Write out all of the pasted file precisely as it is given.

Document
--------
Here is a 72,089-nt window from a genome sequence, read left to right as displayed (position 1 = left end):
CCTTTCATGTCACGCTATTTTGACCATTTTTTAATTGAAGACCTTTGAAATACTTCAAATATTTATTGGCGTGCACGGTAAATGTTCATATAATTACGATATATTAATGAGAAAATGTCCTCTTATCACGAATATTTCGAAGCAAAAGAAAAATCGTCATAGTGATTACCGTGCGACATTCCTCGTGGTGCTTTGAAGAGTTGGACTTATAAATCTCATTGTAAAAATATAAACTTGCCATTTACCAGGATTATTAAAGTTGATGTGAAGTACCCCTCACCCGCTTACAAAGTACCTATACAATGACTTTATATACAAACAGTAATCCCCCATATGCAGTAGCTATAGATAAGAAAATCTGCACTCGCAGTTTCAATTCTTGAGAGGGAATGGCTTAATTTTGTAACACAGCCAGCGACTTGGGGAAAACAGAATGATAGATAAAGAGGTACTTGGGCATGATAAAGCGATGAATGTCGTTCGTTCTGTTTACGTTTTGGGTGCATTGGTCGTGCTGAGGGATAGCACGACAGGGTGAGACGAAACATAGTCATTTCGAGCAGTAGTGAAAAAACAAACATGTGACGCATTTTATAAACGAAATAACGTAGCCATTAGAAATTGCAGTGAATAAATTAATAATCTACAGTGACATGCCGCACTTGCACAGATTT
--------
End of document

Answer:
Here is a 72,089-nt window from a genome sequence, read left to right as displayed (position 1 = left end):
CCTTTCATGTCACGCTATTTTGACCATTTTTTAATTGAAGACCTTTGAAATACTTCAAATATTTATTGGCGTGCACGGTAAATGTTCATATAATTACGATATATTAATGAGAAAATGTCCTCTTATCACGAATATTTCGAAGCAAAAGAAAAATCGTCATAGTGATTACCGTGCGACATTCCTCGTGGTGCTTTGAAGAGTTGGACTTATAAATCTCATTGTAAAAATATAAACTTGCCATTTACCAGGATTATTAAAGTTGATGTGAAGTACCCCTCACCCGCTTACAAAGTACCTATACAATGACTTTATATACAAACAGTAATCCCCCATATGCAGTAGCTATAGATAAGAAAATCTGCACTCGCAGTTTCAATTCTTGAGAGGGAATGGCTTAATTTTGTAACACAGCCAGCGACTTGGGGAAAACAGAATGATAGATAAAGAGGTACTTGGGCATGATAAAGCGATGAATGTCGTTCGTTCTGTTTACGTTTTGGGTGCATTGGTCGTGCTGAGGGATAGCACGACAGGGTGAGACGAAACATAGTCATTTCGAGCAGTAGTGAAAAAACAAACATGTGACGCATTTTATAAACGAAATAACGTAGCCATTAGAAATTGCAGTGAATAAATTAATAATCTACAGTGACATGCCGCACTTGCACAGATTT